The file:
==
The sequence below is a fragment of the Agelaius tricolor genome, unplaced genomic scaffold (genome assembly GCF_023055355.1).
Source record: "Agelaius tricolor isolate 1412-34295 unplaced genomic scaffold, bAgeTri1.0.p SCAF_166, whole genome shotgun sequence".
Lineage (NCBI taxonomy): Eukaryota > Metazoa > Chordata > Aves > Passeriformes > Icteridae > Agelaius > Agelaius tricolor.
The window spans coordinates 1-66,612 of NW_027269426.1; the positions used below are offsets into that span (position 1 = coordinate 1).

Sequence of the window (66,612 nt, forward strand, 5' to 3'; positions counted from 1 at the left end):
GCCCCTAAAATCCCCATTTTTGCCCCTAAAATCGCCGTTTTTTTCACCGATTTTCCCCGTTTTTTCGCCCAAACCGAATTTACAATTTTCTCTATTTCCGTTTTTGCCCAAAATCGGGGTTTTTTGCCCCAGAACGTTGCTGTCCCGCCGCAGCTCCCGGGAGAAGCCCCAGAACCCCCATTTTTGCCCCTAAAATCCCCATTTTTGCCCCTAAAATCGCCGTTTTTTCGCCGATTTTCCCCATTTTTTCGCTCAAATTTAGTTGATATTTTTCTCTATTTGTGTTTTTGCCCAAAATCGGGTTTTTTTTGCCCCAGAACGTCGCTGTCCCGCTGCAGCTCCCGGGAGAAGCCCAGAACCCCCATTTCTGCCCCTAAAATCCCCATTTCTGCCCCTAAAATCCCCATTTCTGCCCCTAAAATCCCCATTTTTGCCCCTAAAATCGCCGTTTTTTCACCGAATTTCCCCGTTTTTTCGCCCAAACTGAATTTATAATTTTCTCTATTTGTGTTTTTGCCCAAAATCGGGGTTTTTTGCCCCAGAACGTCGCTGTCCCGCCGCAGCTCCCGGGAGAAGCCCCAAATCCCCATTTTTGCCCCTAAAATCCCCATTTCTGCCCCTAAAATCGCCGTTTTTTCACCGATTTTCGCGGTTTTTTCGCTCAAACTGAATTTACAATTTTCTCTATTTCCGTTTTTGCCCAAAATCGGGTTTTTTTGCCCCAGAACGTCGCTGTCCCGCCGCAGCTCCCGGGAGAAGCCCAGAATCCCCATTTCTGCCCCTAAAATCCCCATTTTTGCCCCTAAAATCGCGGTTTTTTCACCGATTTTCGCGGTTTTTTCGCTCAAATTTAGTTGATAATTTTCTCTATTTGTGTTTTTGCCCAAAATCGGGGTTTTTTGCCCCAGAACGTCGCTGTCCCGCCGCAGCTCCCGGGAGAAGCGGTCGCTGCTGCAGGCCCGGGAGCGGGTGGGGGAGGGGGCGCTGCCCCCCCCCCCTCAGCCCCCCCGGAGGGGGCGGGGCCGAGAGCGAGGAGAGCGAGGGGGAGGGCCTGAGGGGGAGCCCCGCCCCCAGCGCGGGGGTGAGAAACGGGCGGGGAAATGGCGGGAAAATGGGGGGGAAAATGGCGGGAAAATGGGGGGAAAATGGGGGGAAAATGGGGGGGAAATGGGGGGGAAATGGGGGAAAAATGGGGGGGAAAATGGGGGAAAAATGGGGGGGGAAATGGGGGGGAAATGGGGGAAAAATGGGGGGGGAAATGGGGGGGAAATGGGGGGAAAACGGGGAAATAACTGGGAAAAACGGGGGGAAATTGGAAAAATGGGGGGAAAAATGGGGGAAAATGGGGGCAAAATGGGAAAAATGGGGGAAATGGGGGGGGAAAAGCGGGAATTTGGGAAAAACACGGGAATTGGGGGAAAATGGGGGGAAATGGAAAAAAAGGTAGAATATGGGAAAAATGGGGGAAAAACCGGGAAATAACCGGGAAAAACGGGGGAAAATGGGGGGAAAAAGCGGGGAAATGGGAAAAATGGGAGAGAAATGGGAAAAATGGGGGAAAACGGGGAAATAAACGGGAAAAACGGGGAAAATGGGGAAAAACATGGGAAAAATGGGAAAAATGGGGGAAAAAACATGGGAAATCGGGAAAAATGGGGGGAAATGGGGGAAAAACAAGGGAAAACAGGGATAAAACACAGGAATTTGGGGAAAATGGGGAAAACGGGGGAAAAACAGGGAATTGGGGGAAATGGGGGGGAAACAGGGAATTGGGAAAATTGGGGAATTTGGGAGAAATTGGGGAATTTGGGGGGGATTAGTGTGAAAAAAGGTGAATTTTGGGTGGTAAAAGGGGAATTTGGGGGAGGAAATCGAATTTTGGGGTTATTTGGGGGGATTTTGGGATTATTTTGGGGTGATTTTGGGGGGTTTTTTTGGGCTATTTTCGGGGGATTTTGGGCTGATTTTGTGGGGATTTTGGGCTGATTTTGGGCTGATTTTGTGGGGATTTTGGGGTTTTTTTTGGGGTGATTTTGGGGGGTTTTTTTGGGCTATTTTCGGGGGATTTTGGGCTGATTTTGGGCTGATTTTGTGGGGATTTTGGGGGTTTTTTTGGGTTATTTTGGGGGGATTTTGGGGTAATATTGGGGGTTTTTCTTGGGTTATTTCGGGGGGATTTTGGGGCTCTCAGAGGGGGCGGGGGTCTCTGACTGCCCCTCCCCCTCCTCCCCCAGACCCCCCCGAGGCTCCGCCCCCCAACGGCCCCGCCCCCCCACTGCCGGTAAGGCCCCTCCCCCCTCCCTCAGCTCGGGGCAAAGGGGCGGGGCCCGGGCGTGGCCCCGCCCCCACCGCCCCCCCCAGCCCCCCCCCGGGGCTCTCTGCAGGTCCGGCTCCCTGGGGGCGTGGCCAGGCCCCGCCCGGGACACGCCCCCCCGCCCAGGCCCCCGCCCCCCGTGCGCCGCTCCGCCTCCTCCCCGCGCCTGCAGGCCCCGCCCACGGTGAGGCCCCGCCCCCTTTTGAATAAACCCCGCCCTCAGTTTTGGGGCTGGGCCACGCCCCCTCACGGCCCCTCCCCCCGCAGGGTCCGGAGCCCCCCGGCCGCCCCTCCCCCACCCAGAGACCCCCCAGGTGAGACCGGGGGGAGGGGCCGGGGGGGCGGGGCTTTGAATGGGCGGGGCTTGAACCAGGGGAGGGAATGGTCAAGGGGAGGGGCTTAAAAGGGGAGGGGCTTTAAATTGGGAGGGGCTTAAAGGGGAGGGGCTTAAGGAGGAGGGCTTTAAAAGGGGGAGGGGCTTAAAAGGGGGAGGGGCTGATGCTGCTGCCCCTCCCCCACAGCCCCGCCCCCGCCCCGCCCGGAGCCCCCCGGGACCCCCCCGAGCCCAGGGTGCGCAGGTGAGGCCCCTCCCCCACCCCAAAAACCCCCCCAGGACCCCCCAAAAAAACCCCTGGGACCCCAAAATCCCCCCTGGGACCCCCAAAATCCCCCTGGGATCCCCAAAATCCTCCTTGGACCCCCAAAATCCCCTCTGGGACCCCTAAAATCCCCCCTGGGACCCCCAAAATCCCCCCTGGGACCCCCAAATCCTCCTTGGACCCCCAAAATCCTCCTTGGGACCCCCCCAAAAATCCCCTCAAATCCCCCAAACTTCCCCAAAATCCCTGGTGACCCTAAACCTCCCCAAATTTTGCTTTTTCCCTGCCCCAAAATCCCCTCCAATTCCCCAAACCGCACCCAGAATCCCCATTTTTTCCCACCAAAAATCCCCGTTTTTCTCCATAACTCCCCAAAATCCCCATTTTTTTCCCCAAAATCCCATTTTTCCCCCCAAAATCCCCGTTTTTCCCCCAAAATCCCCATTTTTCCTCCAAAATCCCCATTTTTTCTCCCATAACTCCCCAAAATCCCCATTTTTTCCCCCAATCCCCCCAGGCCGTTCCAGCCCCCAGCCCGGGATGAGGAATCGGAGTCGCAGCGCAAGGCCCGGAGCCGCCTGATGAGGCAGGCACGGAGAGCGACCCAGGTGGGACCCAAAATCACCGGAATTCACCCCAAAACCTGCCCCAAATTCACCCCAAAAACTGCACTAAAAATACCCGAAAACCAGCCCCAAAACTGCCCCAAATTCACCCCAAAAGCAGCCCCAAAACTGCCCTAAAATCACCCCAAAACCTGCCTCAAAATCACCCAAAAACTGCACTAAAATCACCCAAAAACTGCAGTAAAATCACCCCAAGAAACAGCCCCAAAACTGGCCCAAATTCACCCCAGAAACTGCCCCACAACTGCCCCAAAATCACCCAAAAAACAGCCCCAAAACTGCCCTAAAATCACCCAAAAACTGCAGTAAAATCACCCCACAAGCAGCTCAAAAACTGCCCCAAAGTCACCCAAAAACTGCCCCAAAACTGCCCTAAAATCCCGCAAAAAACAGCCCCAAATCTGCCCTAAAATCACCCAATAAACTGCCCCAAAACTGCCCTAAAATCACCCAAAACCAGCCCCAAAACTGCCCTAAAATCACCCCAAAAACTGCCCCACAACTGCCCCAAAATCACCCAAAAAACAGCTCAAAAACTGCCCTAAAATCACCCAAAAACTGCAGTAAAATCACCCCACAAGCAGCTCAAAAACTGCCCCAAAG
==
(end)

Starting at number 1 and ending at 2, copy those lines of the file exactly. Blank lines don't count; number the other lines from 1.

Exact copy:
The sequence below is a fragment of the Agelaius tricolor genome, unplaced genomic scaffold (genome assembly GCF_023055355.1).
Source record: "Agelaius tricolor isolate 1412-34295 unplaced genomic scaffold, bAgeTri1.0.p SCAF_166, whole genome shotgun sequence".